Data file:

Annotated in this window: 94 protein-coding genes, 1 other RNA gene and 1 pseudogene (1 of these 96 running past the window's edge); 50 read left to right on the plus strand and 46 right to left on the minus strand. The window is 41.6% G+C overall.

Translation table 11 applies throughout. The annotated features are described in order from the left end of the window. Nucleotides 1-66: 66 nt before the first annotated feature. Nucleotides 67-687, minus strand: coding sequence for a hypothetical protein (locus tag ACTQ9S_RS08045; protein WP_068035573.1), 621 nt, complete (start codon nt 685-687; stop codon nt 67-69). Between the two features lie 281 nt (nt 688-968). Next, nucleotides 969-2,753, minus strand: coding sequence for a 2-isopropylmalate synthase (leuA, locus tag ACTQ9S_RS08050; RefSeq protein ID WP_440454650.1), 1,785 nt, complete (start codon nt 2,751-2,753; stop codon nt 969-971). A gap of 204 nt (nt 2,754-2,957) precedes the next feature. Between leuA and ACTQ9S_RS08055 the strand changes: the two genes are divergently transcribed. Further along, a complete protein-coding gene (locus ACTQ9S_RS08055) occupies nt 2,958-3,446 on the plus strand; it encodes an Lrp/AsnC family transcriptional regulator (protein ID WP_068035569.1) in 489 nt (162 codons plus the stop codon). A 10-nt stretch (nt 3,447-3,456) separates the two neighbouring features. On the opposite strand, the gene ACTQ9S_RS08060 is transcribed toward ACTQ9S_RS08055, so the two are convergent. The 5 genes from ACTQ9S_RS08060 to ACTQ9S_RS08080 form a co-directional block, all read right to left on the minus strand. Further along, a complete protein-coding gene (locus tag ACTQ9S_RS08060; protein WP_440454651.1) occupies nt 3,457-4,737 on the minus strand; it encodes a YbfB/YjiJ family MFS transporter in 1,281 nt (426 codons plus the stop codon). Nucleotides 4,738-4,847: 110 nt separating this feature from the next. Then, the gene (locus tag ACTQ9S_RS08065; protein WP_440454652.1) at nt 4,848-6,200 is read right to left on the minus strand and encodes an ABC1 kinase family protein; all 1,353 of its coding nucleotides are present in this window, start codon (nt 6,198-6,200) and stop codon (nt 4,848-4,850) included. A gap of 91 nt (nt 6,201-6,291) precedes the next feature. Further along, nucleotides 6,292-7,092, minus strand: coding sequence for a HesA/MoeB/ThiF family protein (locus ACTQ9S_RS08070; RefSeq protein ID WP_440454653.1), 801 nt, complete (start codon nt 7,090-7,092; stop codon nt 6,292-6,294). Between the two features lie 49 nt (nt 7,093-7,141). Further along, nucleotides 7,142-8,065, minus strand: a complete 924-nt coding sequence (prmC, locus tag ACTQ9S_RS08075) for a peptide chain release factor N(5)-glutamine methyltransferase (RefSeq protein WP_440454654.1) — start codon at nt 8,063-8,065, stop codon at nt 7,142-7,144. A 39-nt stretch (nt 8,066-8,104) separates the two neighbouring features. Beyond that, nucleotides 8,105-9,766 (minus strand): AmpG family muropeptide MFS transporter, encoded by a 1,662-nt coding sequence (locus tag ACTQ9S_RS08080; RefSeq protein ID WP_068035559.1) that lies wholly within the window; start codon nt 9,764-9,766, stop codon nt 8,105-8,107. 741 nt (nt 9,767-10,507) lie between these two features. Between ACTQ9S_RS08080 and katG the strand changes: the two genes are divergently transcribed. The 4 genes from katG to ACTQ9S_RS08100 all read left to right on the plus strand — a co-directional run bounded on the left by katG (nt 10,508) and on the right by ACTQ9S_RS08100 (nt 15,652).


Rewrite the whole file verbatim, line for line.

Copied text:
Annotated in this window: 94 protein-coding genes, 1 other RNA gene and 1 pseudogene (1 of these 96 running past the window's edge); 50 read left to right on the plus strand and 46 right to left on the minus strand. The window is 41.6% G+C overall.

Translation table 11 applies throughout. The annotated features are described in order from the left end of the window. Nucleotides 1-66: 66 nt before the first annotated feature. Nucleotides 67-687, minus strand: coding sequence for a hypothetical protein (locus tag ACTQ9S_RS08045; protein WP_068035573.1), 621 nt, complete (start codon nt 685-687; stop codon nt 67-69). Between the two features lie 281 nt (nt 688-968). Next, nucleotides 969-2,753, minus strand: coding sequence for a 2-isopropylmalate synthase (leuA, locus tag ACTQ9S_RS08050; RefSeq protein ID WP_440454650.1), 1,785 nt, complete (start codon nt 2,751-2,753; stop codon nt 969-971). A gap of 204 nt (nt 2,754-2,957) precedes the next feature. Between leuA and ACTQ9S_RS08055 the strand changes: the two genes are divergently transcribed. Further along, a complete protein-coding gene (locus ACTQ9S_RS08055) occupies nt 2,958-3,446 on the plus strand; it encodes an Lrp/AsnC family transcriptional regulator (protein ID WP_068035569.1) in 489 nt (162 codons plus the stop codon). A 10-nt stretch (nt 3,447-3,456) separates the two neighbouring features. On the opposite strand, the gene ACTQ9S_RS08060 is transcribed toward ACTQ9S_RS08055, so the two are convergent. The 5 genes from ACTQ9S_RS08060 to ACTQ9S_RS08080 form a co-directional block, all read right to left on the minus strand. Further along, a complete protein-coding gene (locus tag ACTQ9S_RS08060; protein WP_440454651.1) occupies nt 3,457-4,737 on the minus strand; it encodes a YbfB/YjiJ family MFS transporter in 1,281 nt (426 codons plus the stop codon). Nucleotides 4,738-4,847: 110 nt separating this feature from the next. Then, the gene (locus tag ACTQ9S_RS08065; protein WP_440454652.1) at nt 4,848-6,200 is read right to left on the minus strand and encodes an ABC1 kinase family protein; all 1,353 of its coding nucleotides are present in this window, start codon (nt 6,198-6,200) and stop codon (nt 4,848-4,850) included. A gap of 91 nt (nt 6,201-6,291) precedes the next feature. Further along, nucleotides 6,292-7,092, minus strand: coding sequence for a HesA/MoeB/ThiF family protein (locus ACTQ9S_RS08070; RefSeq protein ID WP_440454653.1), 801 nt, complete (start codon nt 7,090-7,092; stop codon nt 6,292-6,294). Between the two features lie 49 nt (nt 7,093-7,141). Further along, nucleotides 7,142-8,065, minus strand: a complete 924-nt coding sequence (prmC, locus tag ACTQ9S_RS08075) for a peptide chain release factor N(5)-glutamine methyltransferase (RefSeq protein WP_440454654.1) — start codon at nt 8,063-8,065, stop codon at nt 7,142-7,144. A 39-nt stretch (nt 8,066-8,104) separates the two neighbouring features. Beyond that, nucleotides 8,105-9,766 (minus strand): AmpG family muropeptide MFS transporter, encoded by a 1,662-nt coding sequence (locus tag ACTQ9S_RS08080; RefSeq protein ID WP_068035559.1) that lies wholly within the window; start codon nt 9,764-9,766, stop codon nt 8,105-8,107. 741 nt (nt 9,767-10,507) lie between these two features. Between ACTQ9S_RS08080 and katG the strand changes: the two genes are divergently transcribed. The 4 genes from katG to ACTQ9S_RS08100 all read left to right on the plus strand — a co-directional run bounded on the left by katG (nt 10,508) and on the right by ACTQ9S_RS08100 (nt 15,652).